Twenty-one mixed-population studies met our inclusion criteria, covering more than 8400 participants. Ten studies were set in clinics or health centres, one in Thai villages served by community health workers, two in academic institutions, and the rest in worksites. All but six of the trials were run in the USA. The incentives included lottery tickets or prize draws, cash payments, vouchers for goods and groceries, and in six trials the recovery of money deposited by those taking part. The odds ratio (OR) for quitting with incentives at longest follow-up (six months or more) compared with controls was 1.42 (95% confidence interval (CI) 1.19 to 1.69; 17 trials, [20 comparisons], 7715 participants). Only three studies demonstrated significantly higher quit rates for the incentives group than for the control group at or beyond the six-month assessment: One five-arm USA trial compared rewards- and deposit-based interventions at individual and group level, with incentives available up to USD 800 per quitter, and demonstrated a quit rate in the rewards groups of 8.1% at 12 months, compared with 4.7% in the deposits groups. A direct comparison between the rewards-based and the deposit-based groups found a benefit for the rewards arms, with an OR at 12 months of 1.76 (95% CI 1.22 to 2.53; 2070 participants). Although more people in this trial accepted the rewards programmes than the deposit programmes, the proportion of quitters in each group favoured the deposit-refund programme. Another USA study rewarded both participation and quitting up to USD 750, and achieved sustained quit rates of 9.4% in the incentives group compared with 3.6% for the controls. A deposit-refund trial in Thailand also achieved significantly higher quit rates in the intervention group (44.2%) compared with the control group (18.8%), but uptake was relatively low, at 10.5%. In the remaining trials, there was no clear evidence that participants who committed their own money to the programme did better than those who did not, or that contingent rewards enhanced success rates over fixed payment schedules. We rated the overall quality of the older studies as low, but with later trials (post-2000) more likely to meet current standards of methodology and reporting.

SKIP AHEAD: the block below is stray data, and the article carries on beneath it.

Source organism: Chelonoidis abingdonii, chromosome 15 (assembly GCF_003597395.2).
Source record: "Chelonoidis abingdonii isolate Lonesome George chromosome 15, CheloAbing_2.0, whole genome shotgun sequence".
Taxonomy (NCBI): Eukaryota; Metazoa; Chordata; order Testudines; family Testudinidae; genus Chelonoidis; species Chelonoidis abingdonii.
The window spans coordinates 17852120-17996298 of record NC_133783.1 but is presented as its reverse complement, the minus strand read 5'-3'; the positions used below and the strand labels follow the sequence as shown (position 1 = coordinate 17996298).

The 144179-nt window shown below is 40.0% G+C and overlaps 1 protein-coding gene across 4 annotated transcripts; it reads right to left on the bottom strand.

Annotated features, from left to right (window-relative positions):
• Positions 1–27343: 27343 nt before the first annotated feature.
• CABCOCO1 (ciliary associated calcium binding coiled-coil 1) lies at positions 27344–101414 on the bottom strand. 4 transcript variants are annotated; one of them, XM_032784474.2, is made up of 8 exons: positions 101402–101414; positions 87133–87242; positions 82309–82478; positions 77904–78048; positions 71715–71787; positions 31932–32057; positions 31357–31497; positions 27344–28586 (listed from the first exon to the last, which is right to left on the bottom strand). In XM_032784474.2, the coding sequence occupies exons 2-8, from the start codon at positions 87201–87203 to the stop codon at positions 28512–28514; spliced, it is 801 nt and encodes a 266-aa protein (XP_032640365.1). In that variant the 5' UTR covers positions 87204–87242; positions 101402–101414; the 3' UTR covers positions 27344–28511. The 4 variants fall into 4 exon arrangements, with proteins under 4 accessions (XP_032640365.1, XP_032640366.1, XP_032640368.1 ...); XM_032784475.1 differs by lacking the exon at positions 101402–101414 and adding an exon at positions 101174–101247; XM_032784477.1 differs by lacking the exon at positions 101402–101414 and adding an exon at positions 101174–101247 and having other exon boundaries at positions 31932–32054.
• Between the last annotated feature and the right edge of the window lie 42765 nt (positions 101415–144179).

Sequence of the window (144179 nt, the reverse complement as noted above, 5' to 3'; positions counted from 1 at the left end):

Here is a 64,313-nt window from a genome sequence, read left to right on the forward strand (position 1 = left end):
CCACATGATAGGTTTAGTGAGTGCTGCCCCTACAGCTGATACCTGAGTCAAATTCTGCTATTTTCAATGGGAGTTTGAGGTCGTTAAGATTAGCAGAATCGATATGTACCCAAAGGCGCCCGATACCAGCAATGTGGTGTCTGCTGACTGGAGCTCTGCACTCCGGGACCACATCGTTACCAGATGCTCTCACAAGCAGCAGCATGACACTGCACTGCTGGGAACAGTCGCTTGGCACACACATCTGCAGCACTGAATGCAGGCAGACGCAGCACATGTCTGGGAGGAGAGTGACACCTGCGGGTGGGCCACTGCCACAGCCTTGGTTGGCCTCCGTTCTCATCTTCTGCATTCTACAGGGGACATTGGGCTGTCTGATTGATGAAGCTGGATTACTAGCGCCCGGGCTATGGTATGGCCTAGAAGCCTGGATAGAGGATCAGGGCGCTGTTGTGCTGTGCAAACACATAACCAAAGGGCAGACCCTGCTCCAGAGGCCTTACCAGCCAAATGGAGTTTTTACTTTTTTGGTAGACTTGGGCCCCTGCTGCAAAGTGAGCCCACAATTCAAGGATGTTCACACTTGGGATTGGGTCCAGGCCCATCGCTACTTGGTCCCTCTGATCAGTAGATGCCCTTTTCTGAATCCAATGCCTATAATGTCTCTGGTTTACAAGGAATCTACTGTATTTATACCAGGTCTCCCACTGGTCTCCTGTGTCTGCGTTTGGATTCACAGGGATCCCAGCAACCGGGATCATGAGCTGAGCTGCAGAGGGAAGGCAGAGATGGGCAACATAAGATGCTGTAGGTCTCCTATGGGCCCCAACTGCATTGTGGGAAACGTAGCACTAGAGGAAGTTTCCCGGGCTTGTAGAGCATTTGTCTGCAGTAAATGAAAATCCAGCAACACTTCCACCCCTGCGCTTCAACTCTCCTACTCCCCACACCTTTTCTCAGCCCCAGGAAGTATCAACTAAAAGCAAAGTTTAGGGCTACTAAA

Eight of nine trials with usable data in pregnant smokers (seven conducted in the USA and one in the UK) delivered an adjusted OR at longest follow-up (up to 24 weeks post-partum) of 3.60 (95% CI 2.39 to 5.43; 1295 participants, moderate-quality studies) in favour of incentives. Three of the trials demonstrated a clear benefit for contingent rewards; one delivered monthly vouchers to confirmed quitters and to their designated 'significant other supporter', achieving a quit rate in the intervention group of 21.4% at two months post-partum, compared with 5.9% among the controls. Another trial offered a scaled programme of rewards for the percentage of smoking reduction achieved over the course of the 12-week intervention, and achieved an intervention quit rate of 31% at six weeks post-partum, compared with no quitters in the control group. The largest (UK-based) trial provided intervention quitters with up to GBP 400-worth of vouchers, and achieved a quit rate of 15.4% at longest follow-up, compared to the control quit rate of 4%. Four trials confirmed that payments made to reward a successful quit attempt (i.e. contingent), compared to fixed payments for attending the antenatal appointment (non-contingent), resulted in higher quit rates. Front-loading of rewards to counteract early withdrawal symptoms made little difference to quit rates.